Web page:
The Celtics finally got their star in former Hawks All-Star Al Horford on a four-year max deal, which could have them competing against the Cavaliers for the East’s No. 1 seed.
The so-called “team without a star” just landed a big one.
The Celtics have agreed to sign unrestricted free agent center Al Horford to a four-year, $113 million maximum contract, according to Yahoo Sports and USA Today Sports. Horford, 30, averaged 15.2 PPG, 7.3 RPG and 3.2 APG while earning his fourth career All-Star nod with the Hawks last season. After spending the entirety of his nine-year career in Atlanta, where he made the playoffs every season, Horford joins a Celtics team that’s on the rise and flush with future draft assets.
News of the agreement comes one day after the Hawks agreed to sign center Dwight Howard to a three-year, $71 million contract. Howard will now fill the hole created by Horford’s departure.
This is a strong marriage of team and player, one that could help vault Boston out of the East’s packed middle and into the conference’s upper echelon. The on-the-rise Celtics were ready to take the next step toward contention while Horford needed a spot from which to compete during the tail end of his prime years and a franchise that has proven it can get over the hump from being “very good” to “great.” Together, Horford and the Celtics could become the East’s top threats to LeBron James and the Cavaliers as soon as next season.
Aside from Kevin Durant (and LeBron James, if you count him), Horford was the best player in this year’s free agent class, a versatile two-way big who can function effectively as a power forward or a center. An unselfish team player who is nevertheless capable of scoring from the rim to the three-point line, Horford represents a significant talent upgrade over Boston’s incumbent bigs.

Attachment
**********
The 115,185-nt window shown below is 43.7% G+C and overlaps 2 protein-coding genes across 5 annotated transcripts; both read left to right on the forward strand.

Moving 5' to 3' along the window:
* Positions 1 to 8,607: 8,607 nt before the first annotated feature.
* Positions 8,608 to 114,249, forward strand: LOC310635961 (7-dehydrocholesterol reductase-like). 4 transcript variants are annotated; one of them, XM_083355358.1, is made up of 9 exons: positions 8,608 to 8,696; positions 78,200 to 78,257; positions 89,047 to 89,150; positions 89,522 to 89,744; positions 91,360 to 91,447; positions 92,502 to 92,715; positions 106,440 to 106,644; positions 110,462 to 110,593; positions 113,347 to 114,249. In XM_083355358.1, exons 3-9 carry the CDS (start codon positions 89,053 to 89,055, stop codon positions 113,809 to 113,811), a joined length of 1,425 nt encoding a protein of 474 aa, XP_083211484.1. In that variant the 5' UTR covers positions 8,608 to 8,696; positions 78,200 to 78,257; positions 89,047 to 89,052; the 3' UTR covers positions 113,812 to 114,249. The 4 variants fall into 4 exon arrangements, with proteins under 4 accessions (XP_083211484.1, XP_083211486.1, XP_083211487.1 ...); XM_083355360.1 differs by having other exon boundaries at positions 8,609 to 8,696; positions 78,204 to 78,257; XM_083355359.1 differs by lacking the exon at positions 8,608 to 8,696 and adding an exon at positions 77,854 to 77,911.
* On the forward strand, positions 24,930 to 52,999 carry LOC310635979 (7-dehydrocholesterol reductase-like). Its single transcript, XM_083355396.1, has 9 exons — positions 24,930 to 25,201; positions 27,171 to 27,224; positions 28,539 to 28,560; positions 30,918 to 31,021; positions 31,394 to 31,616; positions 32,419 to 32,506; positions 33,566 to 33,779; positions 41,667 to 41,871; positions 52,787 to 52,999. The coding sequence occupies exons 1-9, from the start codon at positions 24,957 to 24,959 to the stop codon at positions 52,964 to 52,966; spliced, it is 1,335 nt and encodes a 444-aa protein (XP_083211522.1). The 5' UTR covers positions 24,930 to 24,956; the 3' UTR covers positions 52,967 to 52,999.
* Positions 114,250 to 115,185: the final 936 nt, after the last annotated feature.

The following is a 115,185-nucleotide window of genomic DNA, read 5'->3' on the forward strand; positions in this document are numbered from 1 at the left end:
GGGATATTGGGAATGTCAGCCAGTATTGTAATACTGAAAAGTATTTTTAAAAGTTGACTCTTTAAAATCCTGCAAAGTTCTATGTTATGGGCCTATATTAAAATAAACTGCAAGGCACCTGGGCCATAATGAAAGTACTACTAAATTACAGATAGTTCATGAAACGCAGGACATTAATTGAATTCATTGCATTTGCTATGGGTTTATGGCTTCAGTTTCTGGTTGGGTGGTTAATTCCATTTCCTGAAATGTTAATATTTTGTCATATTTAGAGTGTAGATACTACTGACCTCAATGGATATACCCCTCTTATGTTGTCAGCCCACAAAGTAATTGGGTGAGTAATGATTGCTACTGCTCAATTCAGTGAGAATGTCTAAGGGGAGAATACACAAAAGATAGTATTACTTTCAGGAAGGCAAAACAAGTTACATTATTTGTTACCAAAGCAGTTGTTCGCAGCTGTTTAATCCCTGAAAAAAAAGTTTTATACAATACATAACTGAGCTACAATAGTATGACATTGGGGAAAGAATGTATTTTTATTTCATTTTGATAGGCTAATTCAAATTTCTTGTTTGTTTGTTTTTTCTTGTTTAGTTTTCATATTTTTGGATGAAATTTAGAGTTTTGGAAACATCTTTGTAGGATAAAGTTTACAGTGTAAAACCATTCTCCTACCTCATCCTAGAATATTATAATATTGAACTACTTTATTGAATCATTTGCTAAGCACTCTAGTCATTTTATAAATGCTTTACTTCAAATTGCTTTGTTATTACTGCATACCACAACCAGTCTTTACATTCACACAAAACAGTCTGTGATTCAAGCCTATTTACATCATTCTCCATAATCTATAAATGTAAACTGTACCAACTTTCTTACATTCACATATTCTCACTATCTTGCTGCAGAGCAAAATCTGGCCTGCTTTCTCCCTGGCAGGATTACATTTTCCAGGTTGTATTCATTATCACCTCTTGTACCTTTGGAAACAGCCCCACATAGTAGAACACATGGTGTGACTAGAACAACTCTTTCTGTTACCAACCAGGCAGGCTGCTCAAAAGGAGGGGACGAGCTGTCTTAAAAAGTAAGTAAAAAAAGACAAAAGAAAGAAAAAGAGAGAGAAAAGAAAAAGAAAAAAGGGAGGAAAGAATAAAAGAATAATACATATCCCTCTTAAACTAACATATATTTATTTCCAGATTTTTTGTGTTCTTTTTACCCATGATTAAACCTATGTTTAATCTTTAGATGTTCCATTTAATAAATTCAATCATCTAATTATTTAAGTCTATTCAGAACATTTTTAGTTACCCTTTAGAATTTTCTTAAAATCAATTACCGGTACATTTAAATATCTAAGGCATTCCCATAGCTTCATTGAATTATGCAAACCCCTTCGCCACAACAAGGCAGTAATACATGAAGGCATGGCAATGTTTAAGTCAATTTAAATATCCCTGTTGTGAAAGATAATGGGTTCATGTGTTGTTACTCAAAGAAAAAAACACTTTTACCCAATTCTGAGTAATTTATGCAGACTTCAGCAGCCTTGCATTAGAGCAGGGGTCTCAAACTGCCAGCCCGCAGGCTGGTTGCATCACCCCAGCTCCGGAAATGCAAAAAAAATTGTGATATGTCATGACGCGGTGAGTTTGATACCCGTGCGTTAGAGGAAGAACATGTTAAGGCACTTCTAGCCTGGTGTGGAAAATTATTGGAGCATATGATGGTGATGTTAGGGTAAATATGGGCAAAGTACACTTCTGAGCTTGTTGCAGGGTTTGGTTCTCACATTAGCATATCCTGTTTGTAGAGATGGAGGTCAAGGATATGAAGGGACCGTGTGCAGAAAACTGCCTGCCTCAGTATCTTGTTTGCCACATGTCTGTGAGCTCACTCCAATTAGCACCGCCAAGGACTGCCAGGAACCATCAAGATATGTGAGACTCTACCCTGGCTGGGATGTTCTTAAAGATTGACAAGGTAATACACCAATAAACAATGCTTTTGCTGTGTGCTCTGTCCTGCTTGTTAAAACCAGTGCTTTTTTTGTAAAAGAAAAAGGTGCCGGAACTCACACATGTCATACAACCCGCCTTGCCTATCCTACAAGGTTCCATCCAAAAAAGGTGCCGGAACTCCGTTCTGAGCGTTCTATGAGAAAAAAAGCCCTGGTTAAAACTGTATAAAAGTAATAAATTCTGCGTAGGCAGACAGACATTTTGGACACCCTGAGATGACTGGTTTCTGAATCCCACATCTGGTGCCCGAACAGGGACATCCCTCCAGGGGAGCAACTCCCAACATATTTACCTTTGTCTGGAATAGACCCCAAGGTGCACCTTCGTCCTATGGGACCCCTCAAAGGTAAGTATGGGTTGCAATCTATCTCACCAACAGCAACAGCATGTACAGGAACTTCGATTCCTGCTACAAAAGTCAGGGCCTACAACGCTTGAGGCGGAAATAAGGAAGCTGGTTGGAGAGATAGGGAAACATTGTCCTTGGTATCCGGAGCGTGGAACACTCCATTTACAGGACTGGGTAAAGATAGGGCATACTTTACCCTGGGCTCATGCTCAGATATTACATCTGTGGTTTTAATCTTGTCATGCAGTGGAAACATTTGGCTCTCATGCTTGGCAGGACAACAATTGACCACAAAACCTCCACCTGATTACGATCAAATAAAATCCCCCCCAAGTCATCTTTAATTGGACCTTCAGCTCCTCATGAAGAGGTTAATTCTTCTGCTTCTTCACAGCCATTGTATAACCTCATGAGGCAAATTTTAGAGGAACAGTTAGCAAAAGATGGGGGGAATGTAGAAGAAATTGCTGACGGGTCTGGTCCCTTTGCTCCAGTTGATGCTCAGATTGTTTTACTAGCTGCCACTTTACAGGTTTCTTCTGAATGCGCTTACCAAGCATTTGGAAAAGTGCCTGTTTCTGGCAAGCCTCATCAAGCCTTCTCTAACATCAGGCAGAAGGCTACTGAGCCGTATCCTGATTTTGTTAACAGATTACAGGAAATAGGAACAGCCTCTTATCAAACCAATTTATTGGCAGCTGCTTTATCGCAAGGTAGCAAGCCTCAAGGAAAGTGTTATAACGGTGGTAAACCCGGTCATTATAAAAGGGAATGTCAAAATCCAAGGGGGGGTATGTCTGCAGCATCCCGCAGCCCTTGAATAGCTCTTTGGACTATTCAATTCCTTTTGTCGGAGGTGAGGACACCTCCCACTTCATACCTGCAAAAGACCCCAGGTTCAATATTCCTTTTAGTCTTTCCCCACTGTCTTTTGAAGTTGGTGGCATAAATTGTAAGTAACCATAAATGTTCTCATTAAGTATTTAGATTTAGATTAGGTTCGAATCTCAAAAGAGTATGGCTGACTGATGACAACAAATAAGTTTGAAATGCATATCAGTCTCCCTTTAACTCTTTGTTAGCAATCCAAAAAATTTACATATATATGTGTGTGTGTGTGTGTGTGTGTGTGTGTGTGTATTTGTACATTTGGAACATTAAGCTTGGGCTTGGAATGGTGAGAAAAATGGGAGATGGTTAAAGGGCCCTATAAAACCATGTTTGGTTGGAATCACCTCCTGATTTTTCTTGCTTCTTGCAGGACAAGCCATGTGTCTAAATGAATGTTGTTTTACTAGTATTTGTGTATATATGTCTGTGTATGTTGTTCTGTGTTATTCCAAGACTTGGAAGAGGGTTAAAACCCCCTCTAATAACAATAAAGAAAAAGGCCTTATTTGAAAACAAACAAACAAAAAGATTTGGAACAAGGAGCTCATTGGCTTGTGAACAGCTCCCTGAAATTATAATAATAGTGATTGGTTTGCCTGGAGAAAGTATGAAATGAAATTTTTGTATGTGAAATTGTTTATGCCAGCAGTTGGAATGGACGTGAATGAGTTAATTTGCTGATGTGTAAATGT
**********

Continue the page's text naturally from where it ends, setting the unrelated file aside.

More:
After playing all 82 games for the East’s top defense last season, Horford will join a fifth-ranked Celtics group that is loaded with impact perimeter defenders. His interior presence will allow Boston’s guards to play as aggressively as they like on the perimeter, and he’s an ideal backline option if the Celtics decide to lean more heavily on smaller lineups.
Although Horford is 30, Boston should feel comfortable extending a max offer without hesitation. First, this contract is only four years, and Horford has missed just six combined games over the last two seasons after suffering a season-ending shoulder injury in 2013–14. Second, players of his caliber rarely change teams in free agency, and his arrival allows the Celtics to continue exploring trade scenarios with all of their young players and surplus of draft picks in search of a second star to pair with Horford.
As it turns out, Celtics fans who grew frustrated with president Danny Ainge’s inability to land a star in a draft day move simply needed to exercise patience for an additional 10 days or so. Adding Horford should be comparable to the Spurs’ 2015 signing of LaMarcus Aldridge in terms of impact, and it should open up a path to contention that should last for the duration of the deal.